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Medicine LibreTexts

17.3:Labelling and storage

  • Page ID
    13244
  • 3.1 Labelling

    Proper labelling of samples is essential. The labelling scheme should be as simple as possible, consistent with the study objectives, and must take due account of the size of containers and how the specimens will be handled, transferred, and stored. In most cases, computer-generated, self-adhesive, pre-printed labels, with the individual identification or code numbers duplicated on data sheets, can speed processing. Also, labels in a variety of materials suitable for differing storage conditions, and with each number duplicated several times, are available commercially. Bar codes for specimen containers that can be read automatically by bar code readers are also available commercially.

    The information recorded on a label will vary, according to particular requirements. It may include a unique identification number assigned to a study participant, which is utilized during laboratory processing and which may be linked back to an individual by reference to records kept at the time the sample was taken. In some circumstances, it will be appropriate to include on the label a record of the date of collection, the type of specimen, if not evident, and possibly the location (for example, name of the village). Individual names may also be recorded on the label, but this can create problems with blinding and confidentiality, and often names are not a unique identifier, as several individuals may have the same name.

    Containers should usually be labelled using waterproof marker pens (but see item 1 in Box 17.2), writing directly onto the container-labelling area or onto adhesive labels attached to the container. If the container has a cap, the marking should be on the body of the container (and possibly on the cap as well, but never on the cap only). For smaller micro- or capillary tubes, an adhesive label with the identification information on it can be wrapped around a container with the two ends joined, such that they protrude (sometimes known as a ‘flag’). Flags can be written on with a waterproof marker pen, and tubes may be stored in labelled envelopes, as they are collected in the field.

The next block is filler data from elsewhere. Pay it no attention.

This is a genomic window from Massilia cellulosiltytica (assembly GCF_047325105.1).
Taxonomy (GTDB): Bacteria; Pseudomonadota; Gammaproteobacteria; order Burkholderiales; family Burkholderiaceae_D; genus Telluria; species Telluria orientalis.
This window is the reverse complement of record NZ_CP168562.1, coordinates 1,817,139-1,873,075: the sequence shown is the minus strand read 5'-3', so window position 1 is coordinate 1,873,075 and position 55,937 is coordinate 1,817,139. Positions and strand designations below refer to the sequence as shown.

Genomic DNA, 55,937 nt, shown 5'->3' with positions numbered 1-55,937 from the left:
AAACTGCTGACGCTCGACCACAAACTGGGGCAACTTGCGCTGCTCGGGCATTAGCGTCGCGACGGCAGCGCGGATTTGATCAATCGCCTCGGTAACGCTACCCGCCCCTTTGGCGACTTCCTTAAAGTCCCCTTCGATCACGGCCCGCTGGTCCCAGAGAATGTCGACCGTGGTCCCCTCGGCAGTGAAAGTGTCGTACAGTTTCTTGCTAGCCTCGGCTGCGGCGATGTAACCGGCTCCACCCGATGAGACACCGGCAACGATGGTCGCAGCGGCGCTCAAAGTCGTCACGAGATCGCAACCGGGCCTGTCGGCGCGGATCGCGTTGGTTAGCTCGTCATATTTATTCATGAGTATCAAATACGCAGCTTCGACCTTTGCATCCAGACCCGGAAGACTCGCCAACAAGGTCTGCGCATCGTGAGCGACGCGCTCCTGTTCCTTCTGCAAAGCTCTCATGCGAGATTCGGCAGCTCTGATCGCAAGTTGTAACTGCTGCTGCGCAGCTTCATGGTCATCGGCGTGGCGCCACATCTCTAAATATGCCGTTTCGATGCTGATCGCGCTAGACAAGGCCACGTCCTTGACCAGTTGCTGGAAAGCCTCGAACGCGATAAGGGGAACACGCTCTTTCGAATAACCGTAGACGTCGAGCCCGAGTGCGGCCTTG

If smaller tubes are stored in boxes that are too large for them, staff need to be careful to record and maintain the correct numbering and not to invert or tip the box, so that they can fall out and move around in the box. Packing with cotton wool will help to keep the tubes in place in a box, and tape can be used to secure the lid.

    Filter paper can be written on either directly or on the protective cardboard surround.

    It is not possible to recommend a single standardized form of labelling for different sample containers that will be appropriate in all circumstances. It will be necessary in a particular study to establish, through field testing, a method that guarantees the reliability of the labelling from the time the sample is first collected, through transportation, processing, analysis, and storage. Using sets of labels with series of identical numbers on them, for coding samples and associated record forms, reduces the chances of labelling errors.

    Some warnings regarding labelling and storage are given in Box 17.2.

    Box 17.2 Some warnings regarding labelling and storing specimens

    1. If the transport cold chain includes a stage where samples are frozen in salt–alcohol mixtures, never use felt pens (even waterproof ones). Always use ordinarily pencils or pre-printed highly adhesive labels.
    2. Written numbers and letters must be in a clear and standardized form. For example, 191 looks the same as 161 upside down!